The Muslim Council of Britain is seeking amendments to the Government’s gay marriage proposals to allow it to have the same exemptions as the Church of England.
The Government announced its intention last week to legalise gay marriage in religious establishments, in plans that controversially left out the Churches of England and Wales.
Farooq Murad, Secretary General of the MCB, said he was seeking an urgent meeting with the Culture Secretary Maria Miller over changes to the proposals.
He said it was not just the Church of England and Wales who had ‘explicitly stated strong opposition’ to the bill but the MCB and most other faith groups had also made their opposition equally clear.
He added: “No one in their right mind should accept such a discriminatory law. It should be amended to give exactly the same exemption to all the religions.”
However, the Church is not unanimous in its opposition to bill shown by a senior Manchester Cathedral clergyman who expressed his hope that the Church of England will emerge from its ‘ugly history’.
Revd Canon Andrew Shanks, Canon Theologian at Manchester Cathedral, said he was in a minority in the church who were ‘unequivocally’ in favour of gay marriage and always had been.
He also expressed delight at how fast social attitudes towards sexuality had changed during his time as a priest.
Although he conceded that the church had to move slower than political parties because they required a more comprehensive consensus than a simple majority.
He added: “I’m loyal to the church into which I was born, but not because I agree with what it stands for. It’s more like belonging to a family than supporting a movement.
“We have an ugly history, from which we haven’t yet quite emerged. Nevertheless, I’m hopeful we eventually will.”
Again, it would be premature to assume that everyone in the political spectrum is unanimous in their support of gay marriage.
This was highlighted when a cross party group attained the signatures of more than 55 MP’s in opposition of the move and the government is expecting 40% of its MP’s to vote against it.
One of the signatures was Conservative Bury North MP David Nuttall who believes marriage can only take place between a man and a woman.
Mr Nuttall compared the proposed bills with the issue of prisoner voting and said even if it was not passed through Parliament we could never be sure that the European Convention of Human Rights would not require the UK to change the law.
“Any attempt to re-define the word marriage would not change my own view as to what constitutes marriage,” he added.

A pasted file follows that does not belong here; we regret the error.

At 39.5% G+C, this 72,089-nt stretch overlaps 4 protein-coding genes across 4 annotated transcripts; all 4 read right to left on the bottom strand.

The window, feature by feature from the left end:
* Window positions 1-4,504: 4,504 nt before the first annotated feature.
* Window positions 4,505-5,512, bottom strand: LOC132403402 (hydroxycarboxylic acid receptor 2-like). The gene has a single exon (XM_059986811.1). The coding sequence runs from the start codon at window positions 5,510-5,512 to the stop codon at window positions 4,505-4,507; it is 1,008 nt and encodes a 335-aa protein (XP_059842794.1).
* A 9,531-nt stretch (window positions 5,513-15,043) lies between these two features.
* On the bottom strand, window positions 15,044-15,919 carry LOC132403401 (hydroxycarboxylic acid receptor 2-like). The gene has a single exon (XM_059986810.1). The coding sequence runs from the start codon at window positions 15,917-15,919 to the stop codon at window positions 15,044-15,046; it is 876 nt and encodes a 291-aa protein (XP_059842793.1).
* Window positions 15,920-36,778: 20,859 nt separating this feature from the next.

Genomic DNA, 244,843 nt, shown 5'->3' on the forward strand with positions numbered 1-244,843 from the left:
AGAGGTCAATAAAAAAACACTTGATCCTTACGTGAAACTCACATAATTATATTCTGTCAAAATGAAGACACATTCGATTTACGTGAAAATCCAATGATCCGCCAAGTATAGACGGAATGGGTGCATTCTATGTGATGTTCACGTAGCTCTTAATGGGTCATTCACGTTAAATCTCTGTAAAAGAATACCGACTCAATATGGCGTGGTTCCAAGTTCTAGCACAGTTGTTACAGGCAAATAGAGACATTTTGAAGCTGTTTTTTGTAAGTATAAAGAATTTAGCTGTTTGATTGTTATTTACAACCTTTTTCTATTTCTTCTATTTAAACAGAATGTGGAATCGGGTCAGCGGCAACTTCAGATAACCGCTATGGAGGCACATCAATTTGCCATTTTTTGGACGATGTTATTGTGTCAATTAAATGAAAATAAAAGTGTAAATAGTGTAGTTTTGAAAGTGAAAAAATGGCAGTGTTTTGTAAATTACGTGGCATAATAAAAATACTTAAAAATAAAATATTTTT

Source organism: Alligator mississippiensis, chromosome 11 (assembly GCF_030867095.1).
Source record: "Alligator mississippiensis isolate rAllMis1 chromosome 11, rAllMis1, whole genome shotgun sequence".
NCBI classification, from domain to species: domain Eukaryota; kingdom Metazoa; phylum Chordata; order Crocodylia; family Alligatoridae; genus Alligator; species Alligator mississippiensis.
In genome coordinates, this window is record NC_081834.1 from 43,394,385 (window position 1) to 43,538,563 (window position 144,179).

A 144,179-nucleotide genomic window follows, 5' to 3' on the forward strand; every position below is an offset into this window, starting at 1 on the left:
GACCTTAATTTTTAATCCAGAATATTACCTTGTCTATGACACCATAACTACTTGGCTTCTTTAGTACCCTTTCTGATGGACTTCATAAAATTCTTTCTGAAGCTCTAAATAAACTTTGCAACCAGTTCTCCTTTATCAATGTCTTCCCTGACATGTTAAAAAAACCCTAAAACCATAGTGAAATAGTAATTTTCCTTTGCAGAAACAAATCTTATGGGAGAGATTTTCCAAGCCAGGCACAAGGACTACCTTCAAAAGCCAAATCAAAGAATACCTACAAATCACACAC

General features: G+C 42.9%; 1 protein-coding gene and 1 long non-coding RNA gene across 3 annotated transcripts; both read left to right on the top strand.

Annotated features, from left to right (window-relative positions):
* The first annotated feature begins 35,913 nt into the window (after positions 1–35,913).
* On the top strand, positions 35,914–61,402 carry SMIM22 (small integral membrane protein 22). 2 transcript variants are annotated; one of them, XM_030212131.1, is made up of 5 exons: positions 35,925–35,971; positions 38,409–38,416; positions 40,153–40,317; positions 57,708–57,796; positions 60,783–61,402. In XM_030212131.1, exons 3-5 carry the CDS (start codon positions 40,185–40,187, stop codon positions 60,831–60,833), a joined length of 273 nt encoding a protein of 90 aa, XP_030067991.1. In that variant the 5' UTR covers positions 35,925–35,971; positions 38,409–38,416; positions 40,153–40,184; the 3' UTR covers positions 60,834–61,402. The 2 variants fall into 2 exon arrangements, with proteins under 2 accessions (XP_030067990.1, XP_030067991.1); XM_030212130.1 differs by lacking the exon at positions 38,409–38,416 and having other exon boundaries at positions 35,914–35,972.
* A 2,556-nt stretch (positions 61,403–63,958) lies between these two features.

“Some people may take the view that the whole institution of marriage is changed by the proposals.”
Facing widespread opposition from his party it seems that in order to pass this bill in the face of such a back bench rebellion David Cameron will require the support of Labour and the Lib Dems.
Manchester Central Labour MP Lucy Powell is representative of the MPs Cameron will need if he wants to push this bill through and undoubtedly much to his relief she echoed his sentiments of support for the bill.
She said: “I very much support the introduction of equal marriage legislation next year because it will ensure the equality for same sex couples that many people have long been calling and campaigning for.”
Despite a lot of vocal opposition to the bill from religious organisations, not all of them are against same sex marriage and have come out in support of the proposals.
The UK’s Unitarian Church, which has over 8,000 members and advocates open minded beliefs from its members, have welcomed the proposals.
Derek McAuley, Chief Officer of the General Assembly of Unitarian and Free Christian Churches said they would like to be free to conduct same sex marriages in their places of worship, whilst agreeing that Parliament should not force any religious organisations to marry same sex couples.
He added: “We claim the right to do so (perform same sex marriages) in line with our own deeply held convictions about the inherent worth of all individuals and for public recognition of relationships.
Manchester’s Lesbian and Gay Foundation, who are promoting the campaign ‘Love Equal Marriage’ which urges people to show their support for same sex marriage, welcomed anything that will promote equality.
Paul Martin, OBE, Chief Executive of The Lesbian & Gay Foundation said: “It wasn’t about gay rights, but equal rights. We feel that the new laws, when passed, will enable this.”
The LGF are promoting a ‘Love Equal Marriage’ campaign in support of gay marriage. If you interested visit www.lgf.org.uk/equal
MM contacted several Catholic churches and synagogues in Manchester but they all declined to comment.